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Dean v. Smith

United States District Court, D. Nebraska

May 27, 2016

JAMES L. DEAN, Plaintiff,
v.
RICHARD T. SMITH, et al., Defendants. LOIS P. WHITE, as Personal Representative of the Estate of Joseph White, deceased, Plaintiff,
v.
COUNTY OF GAGE, NEBRASKA, et al., Defendants. KATHLEEN A. GONZALEZ, Plaintiff,
v.
RICHARD T. SMITH, et al., Defendants. THOMAS W. WINSLOW, Plaintiff,
v.
RICHARD T. SMITH, et al., Defendants. ADA JOANN TAYLOR, Plaintiff,
v.
RICHARD T. SMITH, et al., Defendants. DEBRA SHELDEN, Plaintiff,
v.
COUNTY OF GAGE, NEBRASKA, et al., Defendants.

          MEMORANDUM AND ORDER

          RICHARD G. KOPF SENIOR UNITED STATES DISTRICT JUDGE.

         The defendants have filed a motion in limine to preclude the plaintiffs from arguing or presenting evidence to prove (1) “[t]hat liability of the defendants can be based on any activity that took place prior to January 1989 and after May 25, 1989, the date that Plaintiff Kathleen Gonzalez was arrested in Denver, Colorado, ” or (2) “[t]hat former County Attorney Richard Smith could be a co-conspirator with the Defendants” (Filing No. 502 at CM/ECF p. 2).[1] The motion will be granted in part and denied in part.

         With respect to the first portion of the motion in limine, the defendants claim that “[o]n January 13, 1989 defendant Burdette Searcy began investigating the sexual assault and murder of Helen Wilson ... by interviewing Lisa Podendorf Brown, ” and “[t]he criminal investigation ended when the last plaintiff [Gonzalez] was criminally charged on May 25, 1989” (Filing No. 503 at CM/ECF pp. 2-3). In response, the plaintiffs state Searcey has “testified that he investigated the Wilson homicide as a private detective in April 1985, ” and “[t]he record in this matter clearly demonstrates that nearly all of the ‘investigation’ was done after a ‘criminal complaint’ had been filed against a plaintiff” (Filing No. 506 at CM/ECF p. 2). The defendants “do not dispute that defendant Searcy used the knowledge he gained as a private detective in his 1989 investigation” but state his “investigation in 1985 was not conducted under color of state law in that he was not employed as a law enforcement officer at that time” (Filing No. 510 at CM/ECF p. 2). The defendants’ relevancy objections to any evidence concerning events occurring before January 13, 1989, or after May 25, 1989, will need to be taken up at trial.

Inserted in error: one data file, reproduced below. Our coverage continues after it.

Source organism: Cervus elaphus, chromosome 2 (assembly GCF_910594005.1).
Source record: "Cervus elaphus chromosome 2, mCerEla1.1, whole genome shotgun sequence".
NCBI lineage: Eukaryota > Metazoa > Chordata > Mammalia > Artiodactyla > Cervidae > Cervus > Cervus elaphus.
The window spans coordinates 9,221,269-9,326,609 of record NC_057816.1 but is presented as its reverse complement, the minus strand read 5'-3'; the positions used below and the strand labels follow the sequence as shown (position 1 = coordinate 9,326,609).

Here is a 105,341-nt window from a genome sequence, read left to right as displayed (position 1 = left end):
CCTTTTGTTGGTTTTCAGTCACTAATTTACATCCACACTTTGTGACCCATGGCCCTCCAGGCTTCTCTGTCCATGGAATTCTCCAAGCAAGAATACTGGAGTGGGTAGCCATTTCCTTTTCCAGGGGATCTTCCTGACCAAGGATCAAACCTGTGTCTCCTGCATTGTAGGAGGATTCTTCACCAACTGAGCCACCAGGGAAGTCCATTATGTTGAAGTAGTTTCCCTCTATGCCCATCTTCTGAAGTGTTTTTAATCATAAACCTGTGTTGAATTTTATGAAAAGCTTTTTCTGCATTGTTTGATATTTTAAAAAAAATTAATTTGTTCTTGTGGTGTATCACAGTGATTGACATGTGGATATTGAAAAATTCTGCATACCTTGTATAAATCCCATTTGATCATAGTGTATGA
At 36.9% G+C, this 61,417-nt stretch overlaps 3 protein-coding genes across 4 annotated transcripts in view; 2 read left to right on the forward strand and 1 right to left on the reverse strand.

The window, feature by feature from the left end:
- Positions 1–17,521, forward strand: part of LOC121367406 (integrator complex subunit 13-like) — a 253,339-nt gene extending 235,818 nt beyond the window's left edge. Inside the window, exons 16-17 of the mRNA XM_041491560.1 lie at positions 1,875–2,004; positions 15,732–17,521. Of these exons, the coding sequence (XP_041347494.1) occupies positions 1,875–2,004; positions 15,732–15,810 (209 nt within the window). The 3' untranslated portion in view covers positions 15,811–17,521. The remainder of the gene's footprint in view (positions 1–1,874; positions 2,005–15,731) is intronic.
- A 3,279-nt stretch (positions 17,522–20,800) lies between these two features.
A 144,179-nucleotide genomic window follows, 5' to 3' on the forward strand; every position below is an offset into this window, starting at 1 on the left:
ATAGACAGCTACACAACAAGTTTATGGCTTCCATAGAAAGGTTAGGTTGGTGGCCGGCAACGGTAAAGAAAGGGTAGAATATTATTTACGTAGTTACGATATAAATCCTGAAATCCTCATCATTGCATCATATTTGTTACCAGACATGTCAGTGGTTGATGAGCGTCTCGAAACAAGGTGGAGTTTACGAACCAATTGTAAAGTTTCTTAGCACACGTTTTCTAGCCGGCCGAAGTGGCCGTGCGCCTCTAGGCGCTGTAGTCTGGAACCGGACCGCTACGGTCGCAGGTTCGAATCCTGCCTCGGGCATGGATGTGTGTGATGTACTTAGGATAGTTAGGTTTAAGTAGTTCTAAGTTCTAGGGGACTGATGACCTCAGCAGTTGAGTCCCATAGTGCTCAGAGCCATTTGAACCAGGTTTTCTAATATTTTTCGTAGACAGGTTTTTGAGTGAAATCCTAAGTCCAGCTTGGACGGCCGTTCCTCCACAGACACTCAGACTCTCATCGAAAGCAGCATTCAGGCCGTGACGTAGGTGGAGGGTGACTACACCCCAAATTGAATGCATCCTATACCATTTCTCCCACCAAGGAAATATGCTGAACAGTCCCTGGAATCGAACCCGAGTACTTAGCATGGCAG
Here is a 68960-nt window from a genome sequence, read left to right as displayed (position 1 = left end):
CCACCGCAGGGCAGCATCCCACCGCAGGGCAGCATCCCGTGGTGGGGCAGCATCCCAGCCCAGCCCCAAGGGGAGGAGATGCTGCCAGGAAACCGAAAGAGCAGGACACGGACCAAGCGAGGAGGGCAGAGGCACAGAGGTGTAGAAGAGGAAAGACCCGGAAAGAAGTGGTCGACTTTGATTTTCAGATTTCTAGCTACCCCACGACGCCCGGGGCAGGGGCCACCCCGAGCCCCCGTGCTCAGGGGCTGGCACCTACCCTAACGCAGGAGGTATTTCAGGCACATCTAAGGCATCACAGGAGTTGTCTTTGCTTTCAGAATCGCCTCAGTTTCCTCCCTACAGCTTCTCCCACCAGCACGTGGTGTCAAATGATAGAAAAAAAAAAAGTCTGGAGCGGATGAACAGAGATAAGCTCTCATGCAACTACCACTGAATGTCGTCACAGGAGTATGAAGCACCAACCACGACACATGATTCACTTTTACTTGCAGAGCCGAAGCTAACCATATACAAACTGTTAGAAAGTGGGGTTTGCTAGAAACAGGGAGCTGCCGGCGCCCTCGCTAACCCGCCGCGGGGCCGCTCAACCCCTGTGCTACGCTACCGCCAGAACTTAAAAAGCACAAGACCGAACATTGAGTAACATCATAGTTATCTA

To the extent the defendants may be claiming as a matter of law that any actions taken by them after May 25, 1989, could not have been investigatory in nature, because all of the plaintiffs had been arrested and charged by that date, the court finds no legal support for such a position. Furthermore, even if the investigation was concluded by that date, the defendants’ alleged manufacturing of false evidence could have continued.

         With respect to the second portion of the motion in limine, the Eighth Circuit has held “there is no evidence that any action taken by Smith prior to the filing of criminal complaints against Plaintiffs was unconstitutional. And once the charging documents were filed, Smith was protected by absolute immunity.” Winslow v. Smith, 696 F.3d 716, 739 (8th Cir. 2012). The defendants claim that because of this ruling, “Smith could not have been involved in any unlawful action” and “[i]t is not possible to use Smith’s actions ... to find that any of the defendants violated the plaintiff’s due process rights” (Filing No. 503 at CM/ECF pp. 5-6). The court only partially agrees with these statements. That is to say, while the court agrees that Smith could not have been a member of an unlawful conspiracy prior to May 25, 1989, because it is the law of the case that no action taken by Smith prior to the filing of criminal complaints against the plaintiffs was unconstitutional, [2] the court disagrees with the defendants’ contention that Smith could not have conspired with them after May 25, 1989, or could not have committed an unlawful act as a prosecutor after that date.